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On April 11, the U.S. Environmental Protection Agency (EPA) announced new proposed standards for regulating carbon dioxide emissions from new and existing fossil fuel-fired power plants. The proposed action would set limits for new gas-fired combustion turbines; existing coal, oil and gas-fired steam generating units; and certain existing gas-fired combustion turbines. In addition, the EPA proposes repealing the Affordable Clean Energy (ACE) rule.

An EPA rule summary states: “Consistent with EPA’s traditional approach to establishing pollution standards for power plants under section 111 of the Clean Air Act, the proposed standards are based on technologies such as carbon capture and sequestration/storage (CCS), low-GHG hydrogen co-firing, and natural gas co-firing, which can be applied directly to power plants that use fossil fuels to generate electricity.” 

In response, National Rural Electric Cooperative Association (NRECA) CEO Jim Matheson issued the following statement:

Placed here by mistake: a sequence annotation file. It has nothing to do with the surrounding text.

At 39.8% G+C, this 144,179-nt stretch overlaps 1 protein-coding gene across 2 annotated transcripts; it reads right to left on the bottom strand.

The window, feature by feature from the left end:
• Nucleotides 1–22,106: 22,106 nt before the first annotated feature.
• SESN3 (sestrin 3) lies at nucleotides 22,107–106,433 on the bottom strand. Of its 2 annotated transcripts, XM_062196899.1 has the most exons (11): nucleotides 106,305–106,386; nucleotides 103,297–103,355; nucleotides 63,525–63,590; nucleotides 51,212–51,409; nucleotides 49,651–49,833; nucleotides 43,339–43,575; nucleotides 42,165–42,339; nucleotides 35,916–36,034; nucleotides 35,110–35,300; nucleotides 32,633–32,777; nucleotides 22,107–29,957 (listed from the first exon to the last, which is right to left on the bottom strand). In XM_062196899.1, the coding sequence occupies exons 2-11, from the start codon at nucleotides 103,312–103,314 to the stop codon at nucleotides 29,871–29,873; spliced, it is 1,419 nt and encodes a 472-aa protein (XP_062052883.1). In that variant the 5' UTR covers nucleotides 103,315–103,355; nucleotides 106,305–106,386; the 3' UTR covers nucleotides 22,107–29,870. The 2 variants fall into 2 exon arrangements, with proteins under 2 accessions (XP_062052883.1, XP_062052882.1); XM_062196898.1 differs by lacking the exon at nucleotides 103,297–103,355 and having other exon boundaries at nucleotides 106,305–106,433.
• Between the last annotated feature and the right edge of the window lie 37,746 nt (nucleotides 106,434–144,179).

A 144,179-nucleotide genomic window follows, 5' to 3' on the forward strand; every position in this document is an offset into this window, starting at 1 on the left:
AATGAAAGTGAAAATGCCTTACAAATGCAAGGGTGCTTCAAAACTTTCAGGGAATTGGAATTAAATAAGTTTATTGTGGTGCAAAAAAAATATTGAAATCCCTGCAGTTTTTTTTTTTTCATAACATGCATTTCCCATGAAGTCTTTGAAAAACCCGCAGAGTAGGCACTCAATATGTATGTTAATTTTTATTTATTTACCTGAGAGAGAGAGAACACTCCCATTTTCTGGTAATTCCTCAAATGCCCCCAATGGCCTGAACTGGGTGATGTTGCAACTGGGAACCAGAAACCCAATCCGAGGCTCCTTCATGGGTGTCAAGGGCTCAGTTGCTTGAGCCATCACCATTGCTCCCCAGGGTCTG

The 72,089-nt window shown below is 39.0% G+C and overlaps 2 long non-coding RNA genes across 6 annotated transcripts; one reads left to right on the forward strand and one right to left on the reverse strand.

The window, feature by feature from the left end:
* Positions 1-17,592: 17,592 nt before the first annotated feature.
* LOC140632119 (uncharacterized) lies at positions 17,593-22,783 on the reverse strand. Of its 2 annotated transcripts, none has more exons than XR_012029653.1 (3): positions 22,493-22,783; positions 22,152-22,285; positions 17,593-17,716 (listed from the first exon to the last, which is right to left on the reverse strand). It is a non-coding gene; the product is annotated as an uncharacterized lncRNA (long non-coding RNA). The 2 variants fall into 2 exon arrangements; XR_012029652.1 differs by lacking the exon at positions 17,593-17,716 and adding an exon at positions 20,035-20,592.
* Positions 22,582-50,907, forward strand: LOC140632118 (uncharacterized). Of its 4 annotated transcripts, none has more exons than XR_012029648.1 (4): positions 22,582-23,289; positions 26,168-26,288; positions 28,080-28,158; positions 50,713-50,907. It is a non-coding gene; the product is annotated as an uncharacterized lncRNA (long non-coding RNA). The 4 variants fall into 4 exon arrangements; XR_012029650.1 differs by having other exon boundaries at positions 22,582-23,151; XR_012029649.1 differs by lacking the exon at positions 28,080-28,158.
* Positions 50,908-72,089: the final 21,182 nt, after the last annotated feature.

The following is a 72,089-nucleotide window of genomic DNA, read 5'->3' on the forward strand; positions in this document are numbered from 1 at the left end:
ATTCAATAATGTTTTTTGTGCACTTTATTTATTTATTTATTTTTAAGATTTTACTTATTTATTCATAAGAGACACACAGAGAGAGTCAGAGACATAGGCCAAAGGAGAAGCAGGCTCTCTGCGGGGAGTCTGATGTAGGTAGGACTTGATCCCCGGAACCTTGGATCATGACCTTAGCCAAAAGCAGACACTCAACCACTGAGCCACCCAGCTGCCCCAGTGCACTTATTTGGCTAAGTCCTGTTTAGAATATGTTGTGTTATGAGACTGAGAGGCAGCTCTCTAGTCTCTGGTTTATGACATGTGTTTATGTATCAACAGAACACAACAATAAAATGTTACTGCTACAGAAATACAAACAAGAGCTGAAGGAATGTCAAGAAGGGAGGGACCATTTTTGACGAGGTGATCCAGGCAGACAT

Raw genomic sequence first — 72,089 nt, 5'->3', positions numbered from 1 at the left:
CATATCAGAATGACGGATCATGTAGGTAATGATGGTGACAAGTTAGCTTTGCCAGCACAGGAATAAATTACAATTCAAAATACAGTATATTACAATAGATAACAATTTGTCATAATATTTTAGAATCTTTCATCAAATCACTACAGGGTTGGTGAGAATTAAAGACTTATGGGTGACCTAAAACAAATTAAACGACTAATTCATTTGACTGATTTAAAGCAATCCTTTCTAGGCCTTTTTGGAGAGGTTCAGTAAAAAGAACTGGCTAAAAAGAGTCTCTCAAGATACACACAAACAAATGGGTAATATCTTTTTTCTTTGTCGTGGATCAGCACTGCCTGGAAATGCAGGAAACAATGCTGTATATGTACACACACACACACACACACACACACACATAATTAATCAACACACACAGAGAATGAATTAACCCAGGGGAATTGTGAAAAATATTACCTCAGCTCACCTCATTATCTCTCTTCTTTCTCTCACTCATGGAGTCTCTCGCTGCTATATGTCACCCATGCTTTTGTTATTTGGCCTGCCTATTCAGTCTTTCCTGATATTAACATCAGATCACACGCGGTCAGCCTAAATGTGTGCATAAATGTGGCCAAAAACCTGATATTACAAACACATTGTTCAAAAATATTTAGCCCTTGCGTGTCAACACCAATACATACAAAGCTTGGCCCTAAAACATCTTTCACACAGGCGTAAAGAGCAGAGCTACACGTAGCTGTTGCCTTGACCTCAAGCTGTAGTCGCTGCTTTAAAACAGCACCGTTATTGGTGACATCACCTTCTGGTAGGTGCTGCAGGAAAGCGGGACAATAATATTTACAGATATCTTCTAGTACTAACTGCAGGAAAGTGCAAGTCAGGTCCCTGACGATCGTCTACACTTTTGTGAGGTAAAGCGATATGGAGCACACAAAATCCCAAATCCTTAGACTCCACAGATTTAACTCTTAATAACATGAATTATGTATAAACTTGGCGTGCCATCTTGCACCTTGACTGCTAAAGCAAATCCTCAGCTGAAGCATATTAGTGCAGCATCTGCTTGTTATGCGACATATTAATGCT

“This proposal will further strain America’s electric grid and undermine decades of work to reliably keep the lights on across the nation. And it is just the latest instance of EPA failing to prioritize reliable electricity as a fundamental expectation of American consumers. We’re concerned the proposal could disrupt domestic energy security, force critical always available power plants into early retirement, and make new natural gas plants exceedingly difficult to permit, site, and build. 

The North American Reliability Corp (NERC) has indicated the United States is experiencing a “disorderly retirement” of older power plants because the replacement power is insufficient or not coming online quickly enough to meet demand. An insufficient available power supply remains a significant concern to NRECA and electric cooperatives.

“Nine states experienced rolling blackouts last December as the demand for electricity exceeded the available supply,” Matheson said. “Those situations will become even more frequent if EPA continues to craft rules without any apparent consideration of impacts on electric grid reliability. American families and businesses rightfully expect the lights to stay on at a price they can afford. EPA needs to recognize the impact this proposal will have on the future of reliable energy before it’s too late.”   

Victory Electric will continue to monitor the proposal and inform members about any developments. The EPA will be accepting comments on the proposal following its publication in the Federal Register, and NRECA will provide additional input during that time.